A family business can impose unique estate planning challenges. Assets like cash and stocks can be easily divided among multiple heirs. But a business is an ongoing concern, and not all family members may be part of the company. Ultimately, a business owner’s estate planning must weigh the needs of the company against the interests of other family members.
Let’s say you and your spouse own a restaurant. Your respective estate plans state that in the event of one spouse’s death, the other spouse will continue to operate the business as sole owner. But what happens after you both die?
To further complicate things, let’s say you and your spouse have three children. One child currently works in the business, handling day-to-day operations. Another child helps out occasionally but is not a full-time employee. The third child lives out-of-state and has nothing to do with the business.
It might seem unfair to you to leave the restaurant to all three children equally when only one child participates in the business full-time. But then you think, it’s also unfair to leave the restaurant-the biggest asset in your estate-to one child, shortchanging your other two children on their inheritance. One solution might be to give the business to the one child but leave the building and surrounding property to all three children equally.
Even if you decide all three children are entitled to an equal share of the restaurant, there’s always the possibility that the children who aren’t involved in the day-to-day operations will turn around and sell their share. This leaves the child in charge with the option of buying out the siblings-which might be prohibitively expensive-or allowing majority control to pass to an outsider, something you presumably wanted to avoid by leaving the business to your children in the first place.
Succession Planning On the Gridiron
You must also consider that no business operates in a vacuum. There may be tax, regulatory and contractual obstacles to consider when planning for a change of ownership. Consider one of the most lucrative types of “family” businesses-professional sports franchises. In 2008, when longtime St. Louis (formerly Los Angeles) Rams owner Georgia Frontiere died, the team passed to her two children. Faced with an enormous federal estate tax bill-the team’s value was believed to be over $900 million-and a lack of interest in running the team long-term, they eventually sold the Rams to a minority partner. In contrast, when Oakland (formerly Los Angeles) Raiders owner Al Davis died in 2011, his son Mark assumed control and announced the team would remain in the family.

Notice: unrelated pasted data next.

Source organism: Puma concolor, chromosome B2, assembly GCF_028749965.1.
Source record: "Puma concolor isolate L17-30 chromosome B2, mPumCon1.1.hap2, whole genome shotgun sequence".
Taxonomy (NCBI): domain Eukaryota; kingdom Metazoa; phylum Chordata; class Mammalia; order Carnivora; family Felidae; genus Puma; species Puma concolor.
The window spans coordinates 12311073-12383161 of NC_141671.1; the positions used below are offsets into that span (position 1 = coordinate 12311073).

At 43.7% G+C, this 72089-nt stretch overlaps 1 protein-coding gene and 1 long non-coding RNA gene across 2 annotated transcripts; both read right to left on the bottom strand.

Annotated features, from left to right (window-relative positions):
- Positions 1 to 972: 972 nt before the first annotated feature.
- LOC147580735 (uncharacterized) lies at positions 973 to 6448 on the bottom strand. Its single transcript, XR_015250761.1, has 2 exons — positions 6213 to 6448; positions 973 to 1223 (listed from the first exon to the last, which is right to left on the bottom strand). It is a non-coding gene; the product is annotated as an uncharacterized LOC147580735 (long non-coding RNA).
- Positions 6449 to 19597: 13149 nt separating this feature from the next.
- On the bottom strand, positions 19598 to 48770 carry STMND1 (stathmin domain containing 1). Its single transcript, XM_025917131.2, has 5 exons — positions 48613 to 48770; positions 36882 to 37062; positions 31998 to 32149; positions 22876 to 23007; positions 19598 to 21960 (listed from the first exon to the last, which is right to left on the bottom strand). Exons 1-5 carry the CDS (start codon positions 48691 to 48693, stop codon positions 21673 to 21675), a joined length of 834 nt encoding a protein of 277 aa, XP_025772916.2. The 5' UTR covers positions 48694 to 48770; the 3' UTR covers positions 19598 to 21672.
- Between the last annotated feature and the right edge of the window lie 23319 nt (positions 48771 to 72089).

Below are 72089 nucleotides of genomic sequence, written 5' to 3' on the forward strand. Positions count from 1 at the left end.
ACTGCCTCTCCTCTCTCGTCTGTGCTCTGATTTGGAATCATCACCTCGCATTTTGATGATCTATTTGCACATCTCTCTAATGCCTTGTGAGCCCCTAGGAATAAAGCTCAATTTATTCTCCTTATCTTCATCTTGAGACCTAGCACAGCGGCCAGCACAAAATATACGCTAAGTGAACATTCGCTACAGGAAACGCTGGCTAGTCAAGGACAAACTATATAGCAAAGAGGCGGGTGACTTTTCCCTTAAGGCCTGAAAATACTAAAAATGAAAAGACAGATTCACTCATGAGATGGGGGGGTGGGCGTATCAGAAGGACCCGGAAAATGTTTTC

One thing Mark Davis had going for him was that his mother, Carole Davis, is still alive. Any interest in the Raiders passing from Al Davis to his widow is not subject to federal estate tax. Mark Davis could continue running the business while his mother remained owner on paper.
A third scenario played out in 1997, when Washington Redskins owner Jack Kent Cooke died. Rather than leave the team to his wife or son, Cooke avoided federal estate tax by leaving the Redskins to a charitable foundation he established. The foundation then sold the team and used the proceeds to fund its work.
One problem with Cooke’s plan was that the National Football League had the right to reject any potential buyer of the Redskins. All NFL franchises sign a contract limiting the ability of owners to transfer their teams outside of their immediate family. The NFL rejected the initial buyer selected by the Cooke foundation, and it was more than two years before a sale was approved.
The NFL may be an unusual example, but many types of businesses are subject to regulatory or contractual obligations that must be considered as part of any estate or succession planning. Don’t assume your children or heirs will simply step in to run your business after you’re gone. Speak with an experienced San Diego estate planning attorney today about the best way to provide for your business and your family.